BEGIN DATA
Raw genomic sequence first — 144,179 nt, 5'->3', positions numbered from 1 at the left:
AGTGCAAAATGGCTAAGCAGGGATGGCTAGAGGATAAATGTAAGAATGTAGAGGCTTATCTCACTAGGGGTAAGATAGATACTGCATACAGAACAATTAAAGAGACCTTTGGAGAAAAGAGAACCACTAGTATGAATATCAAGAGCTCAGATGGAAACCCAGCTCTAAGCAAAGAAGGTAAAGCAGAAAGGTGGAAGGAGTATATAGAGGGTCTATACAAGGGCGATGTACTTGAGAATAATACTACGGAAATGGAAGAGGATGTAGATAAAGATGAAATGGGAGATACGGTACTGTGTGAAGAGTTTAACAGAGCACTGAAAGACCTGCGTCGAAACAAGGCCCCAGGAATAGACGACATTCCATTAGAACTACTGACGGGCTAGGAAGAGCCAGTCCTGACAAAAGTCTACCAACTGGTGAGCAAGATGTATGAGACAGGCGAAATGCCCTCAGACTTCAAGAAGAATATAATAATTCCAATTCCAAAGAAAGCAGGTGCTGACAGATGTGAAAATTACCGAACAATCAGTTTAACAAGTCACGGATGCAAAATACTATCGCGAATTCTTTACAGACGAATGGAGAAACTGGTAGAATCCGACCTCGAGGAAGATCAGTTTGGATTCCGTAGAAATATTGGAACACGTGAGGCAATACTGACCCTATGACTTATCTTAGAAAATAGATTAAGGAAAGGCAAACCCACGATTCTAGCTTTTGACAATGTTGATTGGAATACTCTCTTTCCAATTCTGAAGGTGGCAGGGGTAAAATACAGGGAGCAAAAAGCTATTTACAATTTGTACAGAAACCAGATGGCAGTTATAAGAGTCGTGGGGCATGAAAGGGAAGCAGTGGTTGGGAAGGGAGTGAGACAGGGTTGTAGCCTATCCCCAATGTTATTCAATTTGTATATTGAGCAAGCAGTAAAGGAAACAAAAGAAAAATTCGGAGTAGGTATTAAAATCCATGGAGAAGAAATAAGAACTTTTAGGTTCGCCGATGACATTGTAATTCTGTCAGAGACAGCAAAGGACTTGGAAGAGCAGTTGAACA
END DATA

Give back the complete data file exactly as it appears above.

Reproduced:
Raw genomic sequence first — 144,179 nt, 5'->3', positions numbered from 1 at the left:
AGTGCAAAATGGCTAAGCAGGGATGGCTAGAGGATAAATGTAAGAATGTAGAGGCTTATCTCACTAGGGGTAAGATAGATACTGCATACAGAACAATTAAAGAGACCTTTGGAGAAAAGAGAACCACTAGTATGAATATCAAGAGCTCAGATGGAAACCCAGCTCTAAGCAAAGAAGGTAAAGCAGAAAGGTGGAAGGAGTATATAGAGGGTCTATACAAGGGCGATGTACTTGAGAATAATACTACGGAAATGGAAGAGGATGTAGATAAAGATGAAATGGGAGATACGGTACTGTGTGAAGAGTTTAACAGAGCACTGAAAGACCTGCGTCGAAACAAGGCCCCAGGAATAGACGACATTCCATTAGAACTACTGACGGGCTAGGAAGAGCCAGTCCTGACAAAAGTCTACCAACTGGTGAGCAAGATGTATGAGACAGGCGAAATGCCCTCAGACTTCAAGAAGAATATAATAATTCCAATTCCAAAGAAAGCAGGTGCTGACAGATGTGAAAATTACCGAACAATCAGTTTAACAAGTCACGGATGCAAAATACTATCGCGAATTCTTTACAGACGAATGGAGAAACTGGTAGAATCCGACCTCGAGGAAGATCAGTTTGGATTCCGTAGAAATATTGGAACACGTGAGGCAATACTGACCCTATGACTTATCTTAGAAAATAGATTAAGGAAAGGCAAACCCACGATTCTAGCTTTTGACAATGTTGATTGGAATACTCTCTTTCCAATTCTGAAGGTGGCAGGGGTAAAATACAGGGAGCAAAAAGCTATTTACAATTTGTACAGAAACCAGATGGCAGTTATAAGAGTCGTGGGGCATGAAAGGGAAGCAGTGGTTGGGAAGGGAGTGAGACAGGGTTGTAGCCTATCCCCAATGTTATTCAATTTGTATATTGAGCAAGCAGTAAAGGAAACAAAAGAAAAATTCGGAGTAGGTATTAAAATCCATGGAGAAGAAATAAGAACTTTTAGGTTCGCCGATGACATTGTAATTCTGTCAGAGACAGCAAAGGACTTGGAAGAGCAGTTGAACA